The story builds across the recurring, gnawing, terrible doubts that eventually lead her to accuse the stranger as an imposter – in the very midst of what has been a wonderful life with this kinder, gentler version of the younger Martin. Already Lewis’ Bertrande had felt separated by her doubts from everyone and everything. Was she the wife of a somewhat cruel, callow, ambivalent man, or of a vibrant, forceful storyteller of great appetite? Or was she just herself, in a world dominated by men? The village priest had accepted du Tilh as Martin, as did the other members of the Guerre family. When she tells her suspicions to a sister-in-law, the woman asks why Bertrande is so circumspect. “Not for his kindness,” so unlike the boy she had married, “but for the manner of his kindness,” says Lewis’ Bertrande.
Bertrande’s doubt is central – not her belief, and not the trick that du Tilh has played, but the way Bertrande herself seeks a careful understanding between the joys and misfortunes in her life. Re-reading the novella, I see a careful calibration of a woman’s sense of identity between those joys and misfortunes, which are mainly constructed from the choices and errors of men.
Janet Lewis’ version is also a story of faith: Bertrande fears for her soul if she has given herself to the wrong man. Others in the village have their reasons for accepting du Tilh as Martin, or for not accepting him. For Bertrande, it’s everything to do with who she really is herself.
Janet Lewis offers no saving grace to the real Martin. But to the virtual Martin, to Arnaud du Tilh, she offers a form of redemption. After the real Martin Guerre has chastised Bertrande, she staggers in the direction of the false husband, Arnaud. “Madame,” he whispers to his onetime-wife,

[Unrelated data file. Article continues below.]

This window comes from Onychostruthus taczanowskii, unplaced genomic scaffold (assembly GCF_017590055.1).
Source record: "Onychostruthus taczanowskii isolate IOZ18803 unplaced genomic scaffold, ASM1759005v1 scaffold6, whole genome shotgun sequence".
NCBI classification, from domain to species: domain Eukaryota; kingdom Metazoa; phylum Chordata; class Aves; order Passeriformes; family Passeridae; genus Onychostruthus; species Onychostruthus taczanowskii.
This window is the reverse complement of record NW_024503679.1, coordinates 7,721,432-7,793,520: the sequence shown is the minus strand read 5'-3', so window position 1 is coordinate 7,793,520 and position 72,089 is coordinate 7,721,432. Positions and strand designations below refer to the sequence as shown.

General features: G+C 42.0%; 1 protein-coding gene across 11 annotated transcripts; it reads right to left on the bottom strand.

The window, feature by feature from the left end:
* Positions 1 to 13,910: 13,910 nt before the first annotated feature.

you wondered at the change which time and experience had worked in Martin Guerre, who from such sternness as this became the most indulgent of husbands. Can you not marvel now that the rogue, Arnaud du Tilh, for your beauty and grace, became for three long years an honest man?
Bertrande is unmoved. Lewis is not giving us a romance, but a kind of hologram of a woman. Instead of love, Bertrande knows herself “at last free, in her bitter, solitary justice, of both passions and both men.”
In writing “Disequilibria: Meditations on Missingness,” I explored many myths, tales, tropes, and types of the Missing Person. Martin Guerre is an example of the Absconder, but also of the Impostor – both, I think, helpful in our understanding of the broader and deeper dynamics of missingness. In months to come, then, I will look further at iterations of the story of Bertrande and Martin Guerre; there’s no omitting Natalie Zemon Davis’ captivating (if controversial) scholarly re-imagining from 1983, “The Return of Martin Guerre,” nor the film she had already advised of the same name. Also, as I keep re-reading, discovering new texts, and meditating on my tropes of missingness, I want to connect this antique tale to other versions of the Absconder: those we suspect of having left willingly, or partly-willingly, whose lives might have continued along different tracks, in different worlds parallel to ours.
This work, to some extend, feels to me like the slow construction of a tarot deck in my mind: a system toward prognostication.